By Pastor Mark Brown
Our host apologetically tweeted something about Milo Yiannopoulos to the effect that “we know you can’t stand the guy, but…”.* I replied, “They couldn’t stand him because his fool act personified everything that they both found attractive and repellent about themselves. And it forced you to realize, at least intuitively, that you can’t separate those parts. And so they’d have to choose.” And then he asked me for a quick article expanding on that. I’m not sure it is really possible because it is more intuition, and intuition that you might not share. Of course that not sharing I would simply say is refusing to make the choice in front of you. But banishing the fool doesn’t get rid of the power of his comedy.
But this is a quick attempt anyway. And I’m cribbing a bunch from the most interesting (and courageous) scholar of the last decade, Rachel Fulton Brown. If you start reading her posts, or books, or watching the few videos of her lectures you can find the day gone faster than you imagine. This post is a good entry, and one I’m going to borrow from. Milo in his person exhibits everything that our society believes is good. Milo in many ways is exactly what we find attractive, or at least are told to find attractive.
“How else should MILO appear? Half-Greek, half-English, half-Catholic, half-Jewish, gay, white and married to a black man, MILO is more than just an existential threat to the SJW outrage machine. He is symbology incarnate, a story come to life.” Also, Milo’s well known consumerism captured so well in the picture above, reminding us of the evangelical pastoral sneakers micro-who-ha-ha.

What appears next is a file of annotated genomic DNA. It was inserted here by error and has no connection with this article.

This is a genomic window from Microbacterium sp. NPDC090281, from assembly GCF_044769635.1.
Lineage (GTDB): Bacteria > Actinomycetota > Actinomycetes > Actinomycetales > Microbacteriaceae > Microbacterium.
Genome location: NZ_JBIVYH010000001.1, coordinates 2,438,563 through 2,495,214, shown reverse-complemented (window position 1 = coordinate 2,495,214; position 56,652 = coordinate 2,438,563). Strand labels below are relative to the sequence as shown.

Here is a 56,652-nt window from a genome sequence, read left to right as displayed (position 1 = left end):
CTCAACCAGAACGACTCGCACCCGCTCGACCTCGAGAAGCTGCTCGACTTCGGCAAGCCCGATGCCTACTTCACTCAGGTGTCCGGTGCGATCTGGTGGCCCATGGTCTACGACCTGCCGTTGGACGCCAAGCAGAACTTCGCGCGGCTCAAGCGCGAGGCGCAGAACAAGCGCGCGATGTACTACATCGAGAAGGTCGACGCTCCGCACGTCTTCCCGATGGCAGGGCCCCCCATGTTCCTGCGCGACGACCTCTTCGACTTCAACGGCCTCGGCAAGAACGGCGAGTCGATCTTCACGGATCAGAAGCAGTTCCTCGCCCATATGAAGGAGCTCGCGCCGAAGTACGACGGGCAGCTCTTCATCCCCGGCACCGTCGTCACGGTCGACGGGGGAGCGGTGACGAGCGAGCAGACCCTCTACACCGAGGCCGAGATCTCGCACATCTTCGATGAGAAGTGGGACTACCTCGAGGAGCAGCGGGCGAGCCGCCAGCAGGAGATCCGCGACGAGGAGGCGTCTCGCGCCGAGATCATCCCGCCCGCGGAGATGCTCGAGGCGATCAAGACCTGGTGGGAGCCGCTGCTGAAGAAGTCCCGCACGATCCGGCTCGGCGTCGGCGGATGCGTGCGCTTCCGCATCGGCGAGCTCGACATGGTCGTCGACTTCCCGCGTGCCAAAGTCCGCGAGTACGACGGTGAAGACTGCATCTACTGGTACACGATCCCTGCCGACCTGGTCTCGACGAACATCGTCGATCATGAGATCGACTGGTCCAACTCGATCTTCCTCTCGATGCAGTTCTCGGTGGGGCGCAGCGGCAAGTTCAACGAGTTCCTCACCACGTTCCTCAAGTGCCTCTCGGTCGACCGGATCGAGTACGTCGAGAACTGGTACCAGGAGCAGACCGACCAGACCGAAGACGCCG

Milo checks off all the identitarian boxes that we like to see in ourselves. See how enlightened and noble we are. See how fine a taste we have. And that taste isn’t flashy, like driving a red lambo, or installing a gold-plated toilet. It is jeans, sneakers, t-shirt, jacket and aviators. Everyman’s wardrobe. And it all looks gorgeous on a man who is himself gorgeous. But all of this notice is external, a pose, a mask, a role, a story we tell ourselves about our nobility.
All of this is married though to his internal things. Milo professes to be a Roman Catholic. He even professes to be a very bad one, which someone in a homosexual marriage would have to be. This is the necessity of repentance. He refuses to say all that he is, is good, but says it must come down. It must be made less. Milo acknowledges the role of “grooming” in homosexual culture. When drag queen story hour, books about the prost-i-tot of the week, prostituted by parents who want to give their 7 year olds puberty blocks and cut off their privates are the tops in culture, Milo says I’m the natural outcome of this. Along with this comes Milo’s embrace of Donald Trump. You can’t have exhibitionist culture without allowing the Hugh Hefner presidency. He would get his big start with “gamergate” which was simply exhibitionism and free speech mostly for incels who want their big-boob’ed anime on the PS4. You can’t have free speech for me and not for thee. Milo called us on this. The Catholic profession is the greatest sin, but the second biggest one, maybe more immediate, is Milo’s knowing admission that everything he represents, rests on a healthy society of men and women married raising children. The transgressive, like the camp, is always parasitic on the good, the straight.
And so we have to choose. If we choose the external Milo, vice must give its tribute to virtue. External Milo cannot be at the helm of society. He can only exist on the edges. If you insist on putting the transgressive in the drivers seat, the society that Milo exists in will not last long. Col. Jessup was right, “you need me on that wall.” But Milo the fool also has a word to Christians currently embracing exile porn, or maybe reveling in the Benedict Option freedom saying “not my monkey, not my circus”. Correct, it is not yours. And maybe you won’t be able to take back the culture. Maybe the cult is not strong enough. But you surely won’t do it by refusing to build the tower. You won’t do it by burying your talent. And c’mon, get real. Are you going to lose to a bunch of transgressive poseurs like Milo? Be a man. Build it.